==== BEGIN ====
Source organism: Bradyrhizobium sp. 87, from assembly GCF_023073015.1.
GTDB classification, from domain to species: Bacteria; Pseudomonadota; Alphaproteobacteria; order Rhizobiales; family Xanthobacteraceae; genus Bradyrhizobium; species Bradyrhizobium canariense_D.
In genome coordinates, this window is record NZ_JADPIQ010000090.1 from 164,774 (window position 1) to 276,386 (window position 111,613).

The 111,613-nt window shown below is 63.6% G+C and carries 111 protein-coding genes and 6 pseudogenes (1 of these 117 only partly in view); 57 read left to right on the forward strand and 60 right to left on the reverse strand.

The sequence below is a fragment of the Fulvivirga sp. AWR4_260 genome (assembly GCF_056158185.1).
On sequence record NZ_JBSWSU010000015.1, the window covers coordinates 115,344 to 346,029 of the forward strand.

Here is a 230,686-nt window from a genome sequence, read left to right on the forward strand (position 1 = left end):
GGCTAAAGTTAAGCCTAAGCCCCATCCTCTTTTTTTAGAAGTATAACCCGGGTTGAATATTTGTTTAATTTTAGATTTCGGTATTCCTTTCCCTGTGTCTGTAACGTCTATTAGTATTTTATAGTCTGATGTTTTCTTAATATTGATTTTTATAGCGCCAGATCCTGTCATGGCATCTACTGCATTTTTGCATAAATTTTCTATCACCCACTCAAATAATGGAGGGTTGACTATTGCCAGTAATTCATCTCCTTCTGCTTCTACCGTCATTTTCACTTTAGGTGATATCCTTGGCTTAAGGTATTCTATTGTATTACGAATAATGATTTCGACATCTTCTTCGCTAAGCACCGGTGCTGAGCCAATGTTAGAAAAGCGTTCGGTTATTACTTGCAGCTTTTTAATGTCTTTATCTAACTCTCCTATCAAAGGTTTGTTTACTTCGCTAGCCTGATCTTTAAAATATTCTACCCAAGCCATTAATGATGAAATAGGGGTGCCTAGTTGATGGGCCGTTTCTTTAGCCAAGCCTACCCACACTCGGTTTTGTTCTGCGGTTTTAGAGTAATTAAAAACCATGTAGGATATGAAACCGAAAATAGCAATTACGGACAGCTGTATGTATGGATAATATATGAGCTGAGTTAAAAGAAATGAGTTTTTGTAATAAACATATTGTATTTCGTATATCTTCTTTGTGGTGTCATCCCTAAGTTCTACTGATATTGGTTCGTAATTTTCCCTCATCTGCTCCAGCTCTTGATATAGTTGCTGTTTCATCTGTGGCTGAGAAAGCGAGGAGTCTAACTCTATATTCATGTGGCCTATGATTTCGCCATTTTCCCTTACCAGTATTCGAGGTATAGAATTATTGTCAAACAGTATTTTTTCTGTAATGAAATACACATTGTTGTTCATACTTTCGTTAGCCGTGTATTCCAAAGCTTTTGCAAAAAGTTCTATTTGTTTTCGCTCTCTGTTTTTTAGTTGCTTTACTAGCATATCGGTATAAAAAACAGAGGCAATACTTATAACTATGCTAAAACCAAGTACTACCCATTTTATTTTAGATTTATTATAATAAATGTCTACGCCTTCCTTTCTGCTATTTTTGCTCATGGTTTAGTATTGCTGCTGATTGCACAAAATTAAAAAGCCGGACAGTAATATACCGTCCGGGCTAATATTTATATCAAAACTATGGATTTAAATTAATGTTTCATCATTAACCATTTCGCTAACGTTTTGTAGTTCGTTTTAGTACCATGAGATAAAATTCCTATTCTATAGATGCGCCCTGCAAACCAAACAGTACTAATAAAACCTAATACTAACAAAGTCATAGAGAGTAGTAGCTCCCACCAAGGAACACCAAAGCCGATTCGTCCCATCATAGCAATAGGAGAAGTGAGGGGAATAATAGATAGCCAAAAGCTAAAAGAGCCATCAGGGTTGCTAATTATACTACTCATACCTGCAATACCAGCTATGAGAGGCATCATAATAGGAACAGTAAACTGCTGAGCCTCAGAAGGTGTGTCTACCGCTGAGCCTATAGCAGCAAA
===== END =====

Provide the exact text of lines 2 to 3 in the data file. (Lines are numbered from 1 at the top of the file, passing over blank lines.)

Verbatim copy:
GTDB classification, from domain to species: Bacteria; Pseudomonadota; Alphaproteobacteria; order Rhizobiales; family Xanthobacteraceae; genus Bradyrhizobium; species Bradyrhizobium canariense_D.
In genome coordinates, this window is record NZ_JADPIQ010000090.1 from 164,774 (window position 1) to 276,386 (window position 111,613).